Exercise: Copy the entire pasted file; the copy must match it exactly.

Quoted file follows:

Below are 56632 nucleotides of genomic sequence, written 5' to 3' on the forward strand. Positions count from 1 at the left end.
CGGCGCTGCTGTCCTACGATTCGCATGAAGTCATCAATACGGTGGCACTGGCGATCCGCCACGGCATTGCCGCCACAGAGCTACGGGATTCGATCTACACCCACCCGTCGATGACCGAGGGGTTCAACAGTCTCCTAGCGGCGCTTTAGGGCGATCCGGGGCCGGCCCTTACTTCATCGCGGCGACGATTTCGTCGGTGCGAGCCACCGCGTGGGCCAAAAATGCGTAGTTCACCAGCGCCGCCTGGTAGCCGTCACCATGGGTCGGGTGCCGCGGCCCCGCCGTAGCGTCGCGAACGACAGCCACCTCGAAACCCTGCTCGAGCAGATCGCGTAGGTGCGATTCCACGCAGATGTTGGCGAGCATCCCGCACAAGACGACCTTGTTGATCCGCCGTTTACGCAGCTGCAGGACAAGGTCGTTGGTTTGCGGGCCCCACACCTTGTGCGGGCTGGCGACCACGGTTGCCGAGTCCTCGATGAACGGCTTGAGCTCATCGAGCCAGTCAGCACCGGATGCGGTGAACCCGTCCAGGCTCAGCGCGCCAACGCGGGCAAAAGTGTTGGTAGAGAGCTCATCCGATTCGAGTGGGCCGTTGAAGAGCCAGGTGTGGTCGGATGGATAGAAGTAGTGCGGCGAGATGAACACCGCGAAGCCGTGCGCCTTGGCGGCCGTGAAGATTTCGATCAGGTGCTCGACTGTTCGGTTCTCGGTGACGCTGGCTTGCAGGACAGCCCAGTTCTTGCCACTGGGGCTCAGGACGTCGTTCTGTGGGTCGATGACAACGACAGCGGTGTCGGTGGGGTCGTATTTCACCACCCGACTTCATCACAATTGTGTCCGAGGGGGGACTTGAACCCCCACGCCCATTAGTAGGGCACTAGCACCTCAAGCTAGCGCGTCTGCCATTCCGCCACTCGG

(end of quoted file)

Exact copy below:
Below are 56632 nucleotides of genomic sequence, written 5' to 3' on the forward strand. Positions count from 1 at the left end.
CGGCGCTGCTGTCCTACGATTCGCATGAAGTCATCAATACGGTGGCACTGGCGATCCGCCACGGCATTGCCGCCACAGAGCTACGGGATTCGATCTACACCCACCCGTCGATGACCGAGGGGTTCAACAGTCTCCTAGCGGCGCTTTAGGGCGATCCGGGGCCGGCCCTTACTTCATCGCGGCGACGATTTCGTCGGTGCGAGCCACCGCGTGGGCCAAAAATGCGTAGTTCACCAGCGCCGCCTGGTAGCCGTCACCATGGGTCGGGTGCCGCGGCCCCGCCGTAGCGTCGCGAACGACAGCCACCTCGAAACCCTGCTCGAGCAGATCGCGTAGGTGCGATTCCACGCAGATGTTGGCGAGCATCCCGCACAAGACGACCTTGTTGATCCGCCGTTTACGCAGCTGCAGGACAAGGTCGTTGGTTTGCGGGCCCCACACCTTGTGCGGGCTGGCGACCACGGTTGCCGAGTCCTCGATGAACGGCTTGAGCTCATCGAGCCAGTCAGCACCGGATGCGGTGAACCCGTCCAGGCTCAGCGCGCCAACGCGGGCAAAAGTGTTGGTAGAGAGCTCATCCGATTCGAGTGGGCCGTTGAAGAGCCAGGTGTGGTCGGATGGATAGAAGTAGTGCGGCGAGATGAACACCGCGAAGCCGTGCGCCTTGGCGGCCGTGAAGATTTCGATCAGGTGCTCGACTGTTCGGTTCTCGGTGACGCTGGCTTGCAGGACAGCCCAGTTCTTGCCACTGGGGCTCAGGACGTCGTTCTGTGGGTCGATGACAACGACAGCGGTGTCGGTGGGGTCGTATTTCACCACCCGACTTCATCACAATTGTGTCCGAGGGGGGACTTGAACCCCCACGCCCATTAGTAGGGCACTAGCACCTCAAGCTAGCGCGTCTGCCATTCCGCCACTCGG